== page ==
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Finance minister's indictment shocks South African economy

October 11, 2016

South Africa's finance minister has been indicted for fraud in a move that sent the nation's currency tumbling and shocked the economy. Prosecutors say the charges stem from his role as chief of the nation's tax agency.

Südafrika Finanzminister Pravin Gordhan
Image: picture-alliance/AP Photo/S. van Zuydam

The National Prosecuting Authority (NPA) chief told reporters that Pravin Gordhan would be prosecuted over alleged misconduct when he was chief of the South African Revenue Service. He is due to appear in court on November 2.

Gordhan and two others "must be prosecuted and arraigned on the following crimes: count one, fraud," chief prosecutor Shaun Abrahams said. He angrily rejected allegations that the NPA was steered by politics.

"The days of disrespecting decisions of the National Prosecuting Authority are over," Abrahams said. "The days of non-accountability and not holding senior government officials accountable are over."

NPA's case is centered on allegations that Gordhan illegally authorized an early retirement package for a senior colleague at SARS, which Gordhan headed between 1999 and 2009.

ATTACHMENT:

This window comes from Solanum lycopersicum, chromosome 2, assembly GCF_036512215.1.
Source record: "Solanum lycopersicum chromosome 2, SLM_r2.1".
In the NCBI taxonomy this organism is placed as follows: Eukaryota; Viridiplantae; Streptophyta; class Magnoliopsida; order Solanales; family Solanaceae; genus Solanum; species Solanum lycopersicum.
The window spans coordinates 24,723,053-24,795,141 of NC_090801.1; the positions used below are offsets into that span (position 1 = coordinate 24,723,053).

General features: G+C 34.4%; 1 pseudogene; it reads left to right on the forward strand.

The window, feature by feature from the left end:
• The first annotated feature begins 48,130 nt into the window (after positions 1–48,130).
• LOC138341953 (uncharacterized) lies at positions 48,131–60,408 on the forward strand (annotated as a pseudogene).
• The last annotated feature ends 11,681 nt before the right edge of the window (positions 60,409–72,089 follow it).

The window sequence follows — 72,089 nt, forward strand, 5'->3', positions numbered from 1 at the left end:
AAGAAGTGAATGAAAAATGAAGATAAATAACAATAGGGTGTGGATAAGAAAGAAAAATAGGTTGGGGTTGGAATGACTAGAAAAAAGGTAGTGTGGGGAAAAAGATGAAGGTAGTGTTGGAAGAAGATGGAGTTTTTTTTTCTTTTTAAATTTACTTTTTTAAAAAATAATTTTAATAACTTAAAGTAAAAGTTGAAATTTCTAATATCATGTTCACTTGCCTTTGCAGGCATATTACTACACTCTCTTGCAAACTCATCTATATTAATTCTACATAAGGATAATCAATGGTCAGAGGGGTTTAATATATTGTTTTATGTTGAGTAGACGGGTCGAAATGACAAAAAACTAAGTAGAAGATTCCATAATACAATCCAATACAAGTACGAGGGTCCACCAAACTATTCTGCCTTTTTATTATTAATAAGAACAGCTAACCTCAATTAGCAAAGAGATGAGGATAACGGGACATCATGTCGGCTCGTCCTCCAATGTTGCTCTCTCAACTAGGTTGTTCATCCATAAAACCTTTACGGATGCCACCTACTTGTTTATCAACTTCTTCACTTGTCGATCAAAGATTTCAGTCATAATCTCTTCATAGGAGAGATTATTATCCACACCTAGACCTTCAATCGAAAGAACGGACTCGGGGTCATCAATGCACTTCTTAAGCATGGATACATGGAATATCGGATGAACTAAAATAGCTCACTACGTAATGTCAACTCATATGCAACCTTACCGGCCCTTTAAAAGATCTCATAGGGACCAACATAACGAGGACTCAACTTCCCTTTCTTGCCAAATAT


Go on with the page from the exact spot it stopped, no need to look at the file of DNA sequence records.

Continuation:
Gordhan, who also served as finance minister from 2009 to 2014, has clashed with members of the ruling African National Congress (ANC) party over control of the treasury.

President Jacob Zuma has publicly backed Gordhan, who as often clashed with Zuma and senior ministers over alleged excessive spending, particularly at cash-bleeding state-run entities such as South African Airways.

Currency slides amid of political fighting

In a related development, the chief prosecutor says he's still studying a Constitutional Court order from last week which said the NPA could not appeal a ruling that may see corruption charges reinstated against President Zuma.

The High Court in April ordered a review of an NPA's decision to set aside hundreds of corruption charges against Zuma, calling it "irrational." That decision had allowed Zuma to run for president in 2009.

The mixture of political and economic turmoil has shaken markets. The South African rand dropped as much as 3.4 percent against the US dollar shortly after the indictment of the finance Minister.

South Africa's sustainable energy sector

jar/kl (AFP, Reuters, AP)


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